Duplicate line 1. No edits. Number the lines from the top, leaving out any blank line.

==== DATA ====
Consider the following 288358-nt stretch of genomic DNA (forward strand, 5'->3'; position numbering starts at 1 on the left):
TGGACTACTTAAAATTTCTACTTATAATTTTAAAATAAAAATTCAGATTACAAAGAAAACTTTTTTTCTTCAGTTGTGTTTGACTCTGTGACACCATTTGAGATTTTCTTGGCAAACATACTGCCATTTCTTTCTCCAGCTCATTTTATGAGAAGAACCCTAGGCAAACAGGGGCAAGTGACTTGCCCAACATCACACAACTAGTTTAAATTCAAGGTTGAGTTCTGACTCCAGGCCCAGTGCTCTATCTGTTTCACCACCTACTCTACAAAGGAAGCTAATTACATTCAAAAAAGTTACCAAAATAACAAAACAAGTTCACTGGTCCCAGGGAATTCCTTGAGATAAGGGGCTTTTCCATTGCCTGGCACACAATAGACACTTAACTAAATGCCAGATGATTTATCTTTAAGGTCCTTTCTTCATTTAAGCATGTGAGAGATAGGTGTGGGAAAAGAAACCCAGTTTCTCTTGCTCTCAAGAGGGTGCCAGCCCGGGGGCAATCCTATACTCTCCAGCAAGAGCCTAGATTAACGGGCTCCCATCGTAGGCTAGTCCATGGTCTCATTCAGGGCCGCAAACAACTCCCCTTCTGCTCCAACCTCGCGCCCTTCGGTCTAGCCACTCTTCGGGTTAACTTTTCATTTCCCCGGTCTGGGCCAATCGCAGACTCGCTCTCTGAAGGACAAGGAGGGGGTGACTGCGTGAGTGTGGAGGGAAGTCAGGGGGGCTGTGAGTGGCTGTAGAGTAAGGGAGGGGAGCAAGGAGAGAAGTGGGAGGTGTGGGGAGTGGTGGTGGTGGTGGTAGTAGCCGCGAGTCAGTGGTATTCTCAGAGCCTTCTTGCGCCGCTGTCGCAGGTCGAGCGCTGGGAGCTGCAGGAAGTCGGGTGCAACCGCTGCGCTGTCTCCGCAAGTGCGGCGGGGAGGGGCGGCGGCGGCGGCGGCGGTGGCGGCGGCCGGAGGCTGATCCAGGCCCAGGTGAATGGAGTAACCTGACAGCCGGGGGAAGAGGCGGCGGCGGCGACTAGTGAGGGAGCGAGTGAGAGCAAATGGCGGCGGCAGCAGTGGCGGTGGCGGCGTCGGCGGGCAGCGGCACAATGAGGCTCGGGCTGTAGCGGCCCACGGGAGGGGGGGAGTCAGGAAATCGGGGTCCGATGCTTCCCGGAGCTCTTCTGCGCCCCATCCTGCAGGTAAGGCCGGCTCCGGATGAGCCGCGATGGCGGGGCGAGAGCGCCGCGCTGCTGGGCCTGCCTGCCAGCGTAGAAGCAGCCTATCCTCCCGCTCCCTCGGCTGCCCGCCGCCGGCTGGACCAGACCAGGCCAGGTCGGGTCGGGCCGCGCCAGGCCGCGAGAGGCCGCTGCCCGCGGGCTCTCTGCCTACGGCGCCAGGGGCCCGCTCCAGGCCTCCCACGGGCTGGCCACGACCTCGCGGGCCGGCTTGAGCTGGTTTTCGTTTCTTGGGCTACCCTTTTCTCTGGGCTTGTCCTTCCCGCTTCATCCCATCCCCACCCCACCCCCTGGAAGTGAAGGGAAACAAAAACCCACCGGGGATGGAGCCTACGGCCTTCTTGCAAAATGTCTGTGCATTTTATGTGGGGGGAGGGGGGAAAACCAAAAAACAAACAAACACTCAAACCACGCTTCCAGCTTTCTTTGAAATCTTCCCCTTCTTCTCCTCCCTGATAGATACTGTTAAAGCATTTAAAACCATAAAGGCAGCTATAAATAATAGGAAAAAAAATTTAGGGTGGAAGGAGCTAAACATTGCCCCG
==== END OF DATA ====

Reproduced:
Consider the following 288358-nt stretch of genomic DNA (forward strand, 5'->3'; position numbering starts at 1 on the left):